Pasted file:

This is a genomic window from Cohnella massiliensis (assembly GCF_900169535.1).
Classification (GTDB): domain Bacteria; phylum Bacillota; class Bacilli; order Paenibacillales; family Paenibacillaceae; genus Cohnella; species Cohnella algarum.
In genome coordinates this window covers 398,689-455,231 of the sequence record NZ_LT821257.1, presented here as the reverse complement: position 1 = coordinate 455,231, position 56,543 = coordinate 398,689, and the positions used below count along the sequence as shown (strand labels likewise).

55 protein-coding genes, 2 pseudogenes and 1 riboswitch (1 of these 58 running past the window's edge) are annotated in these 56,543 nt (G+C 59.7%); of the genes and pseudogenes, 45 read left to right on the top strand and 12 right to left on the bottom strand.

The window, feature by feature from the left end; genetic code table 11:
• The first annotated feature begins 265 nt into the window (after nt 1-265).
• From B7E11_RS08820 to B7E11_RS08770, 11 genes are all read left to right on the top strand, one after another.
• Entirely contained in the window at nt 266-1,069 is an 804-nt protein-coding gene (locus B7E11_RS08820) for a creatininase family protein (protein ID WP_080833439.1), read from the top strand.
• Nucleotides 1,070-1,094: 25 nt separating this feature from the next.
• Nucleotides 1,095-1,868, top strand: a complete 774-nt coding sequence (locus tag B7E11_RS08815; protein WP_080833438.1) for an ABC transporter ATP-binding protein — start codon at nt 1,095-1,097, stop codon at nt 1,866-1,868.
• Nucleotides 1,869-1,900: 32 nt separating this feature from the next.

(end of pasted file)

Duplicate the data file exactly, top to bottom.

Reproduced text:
This is a genomic window from Cohnella massiliensis (assembly GCF_900169535.1).
Classification (GTDB): domain Bacteria; phylum Bacillota; class Bacilli; order Paenibacillales; family Paenibacillaceae; genus Cohnella; species Cohnella algarum.
In genome coordinates this window covers 398,689-455,231 of the sequence record NZ_LT821257.1, presented here as the reverse complement: position 1 = coordinate 455,231, position 56,543 = coordinate 398,689, and the positions used below count along the sequence as shown (strand labels likewise).

55 protein-coding genes, 2 pseudogenes and 1 riboswitch (1 of these 58 running past the window's edge) are annotated in these 56,543 nt (G+C 59.7%); of the genes and pseudogenes, 45 read left to right on the top strand and 12 right to left on the bottom strand.

The window, feature by feature from the left end; genetic code table 11:
• The first annotated feature begins 265 nt into the window (after nt 1-265).
• From B7E11_RS08820 to B7E11_RS08770, 11 genes are all read left to right on the top strand, one after another.
• Entirely contained in the window at nt 266-1,069 is an 804-nt protein-coding gene (locus B7E11_RS08820) for a creatininase family protein (protein ID WP_080833439.1), read from the top strand.
• Nucleotides 1,070-1,094: 25 nt separating this feature from the next.
• Nucleotides 1,095-1,868, top strand: a complete 774-nt coding sequence (locus tag B7E11_RS08815; protein WP_080833438.1) for an ABC transporter ATP-binding protein — start codon at nt 1,095-1,097, stop codon at nt 1,866-1,868.
• Nucleotides 1,869-1,900: 32 nt separating this feature from the next.